March is the time to head East: to the Norfolk and Suffolk Narrow Gauge Modellers Exhibition in Beccles.
I made a day of it. First, I headed into Lowestoft for a walk on the beach, a bacon sandwich and a visit to Parrs Model Shop. Parrs is a great place. Very well stocked, with friendly staff who are happy to let you browse or to help you. It’s well worth a visit if you are in the area. I left with track, a few building kits and some spray paint for a future project. (More on that another time 🙂 ).
It was a short hop to Beccles. The exhibition was very good with 13 layouts, 3 traders, 3 societies, a modelling demonstration and a modelling competiton. Here are some of the layouts that I managed to photograph.
‘The Brickworks’ an O-14 layout (1:43 scale, 14mm gauge), created by Bill Corser and exhibited by Barry Weston, represents a small brickworks on the edge of a town. It’s a clever combination of countryside and industrial scenery. I was very taken by the little Ruston loco and the skip wagons.
Barry showed me a couple of Simplex locos he’s made from 3D printed bodies mounted on Locos n Stuff motor bogies. Barry’s spray painted them and weathered them with inks of various colours. Nice job, they look great.
I saw ‘Caroline Concrete Works’ by Graham Morfoot at the Festival of British Railway Modelling but I didn’t get a chance to take a close look. This time I did. It’s based on a real concrete works at Tallington near Stamford. The original has standard gauge sidings. By imagining the works had a narrow gauge system, Graham has created a great shunting layout. The layout is nicely detailed, with attractive industrial stock and cast concrete loads dotted around the yard. The concrete objects were cleverly made from wood or cardboard. The layout uses Kadee couplings and I was impressed by how well they operated. Graham and Shaun were very helpful and gave me lots of good advice on Kadees. Thank you guys.
Chris Ford brought his 009 layout ‘Orne’ that’s set in the rolling hills of mid-Sussex. Chris is a master of understated modelling. This is a compact layout isn’t packed with cameos or animations. It really captures the atmosphere of a narrow gauge line that has (just) survived into the 1940’s. I’ve followed Chris’s blog for some time and I found his book on Modelling Narrow Gauge Railways in Small Scales very useful so it was a pleasure to talk with Chris. We discussed blogging, modelling and how to get more people engaged with the hobby. I think we put the modelling world to rights 🙂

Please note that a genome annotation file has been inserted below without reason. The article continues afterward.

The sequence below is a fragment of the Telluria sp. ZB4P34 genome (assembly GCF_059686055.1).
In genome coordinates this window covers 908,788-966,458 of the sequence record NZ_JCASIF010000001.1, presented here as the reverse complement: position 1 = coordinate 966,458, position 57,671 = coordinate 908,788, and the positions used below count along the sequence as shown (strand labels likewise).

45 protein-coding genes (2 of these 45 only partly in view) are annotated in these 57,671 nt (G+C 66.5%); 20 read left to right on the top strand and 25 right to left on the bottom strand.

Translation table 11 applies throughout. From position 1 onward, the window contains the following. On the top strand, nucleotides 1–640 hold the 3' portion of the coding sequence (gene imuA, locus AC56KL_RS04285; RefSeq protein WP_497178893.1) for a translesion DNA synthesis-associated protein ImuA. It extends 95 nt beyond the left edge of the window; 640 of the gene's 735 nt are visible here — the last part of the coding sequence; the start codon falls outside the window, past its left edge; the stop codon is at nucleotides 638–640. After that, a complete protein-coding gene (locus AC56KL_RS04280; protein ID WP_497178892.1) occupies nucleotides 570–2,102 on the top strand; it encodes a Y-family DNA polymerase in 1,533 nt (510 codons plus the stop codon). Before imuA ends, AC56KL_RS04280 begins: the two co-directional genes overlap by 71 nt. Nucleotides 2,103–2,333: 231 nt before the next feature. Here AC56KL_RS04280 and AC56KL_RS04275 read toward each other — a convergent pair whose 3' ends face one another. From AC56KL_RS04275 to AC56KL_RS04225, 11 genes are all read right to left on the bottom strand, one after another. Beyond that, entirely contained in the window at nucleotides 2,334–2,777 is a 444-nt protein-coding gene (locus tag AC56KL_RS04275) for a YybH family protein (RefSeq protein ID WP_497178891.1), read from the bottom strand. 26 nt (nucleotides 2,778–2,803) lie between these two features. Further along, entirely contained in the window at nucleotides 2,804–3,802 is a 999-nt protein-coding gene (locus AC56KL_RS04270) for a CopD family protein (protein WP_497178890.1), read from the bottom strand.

Finally, ‘4000 Yards – Area 5′ by Kelvin Barnes. This 16mm (1:19) scale layout represents the World War 1 two foot gauge lines that served supply depots. Situated 4000 yards from the front this was the nearest a light railway was allowed to run from the front line. The layout design is incredibly simple, just three lines of track linked by a traverser. Yet this is a highly detailed and very effective model.
The rolling stock is big… and beautiful. I’ll let you admire it.
Many thanks to the Norfolk and Suffolk Narrow Gauge Modellers for organising such a good show.
Good Layouts + Good Modelling + Good Food = A great day out.
I’m sorry we missed you aswe were there most of the day. Must have been when we went into town with friends from Norwich.
Hi Chris, Yes sorry I missed you. I popped into town too, it’s a nice town with a good selection of shops. I managed to escape from Besleys Bookshop without spending any money – very rare 🙂
Although a small show it is always worth a trip as they squeeze quite a lot into the space available. It’s even good to see some of the published layouts (NGRM, magazines, blogs, etc.) in the flesh.
Hi Joppy Yes I totally agree. The N&SNGM is a small group but their show punches above their weight. Richard and company always organise a good show. Steve
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Reblogged this on By the Mighty Mumford and commented:
FINE WHIMSICAL WORK!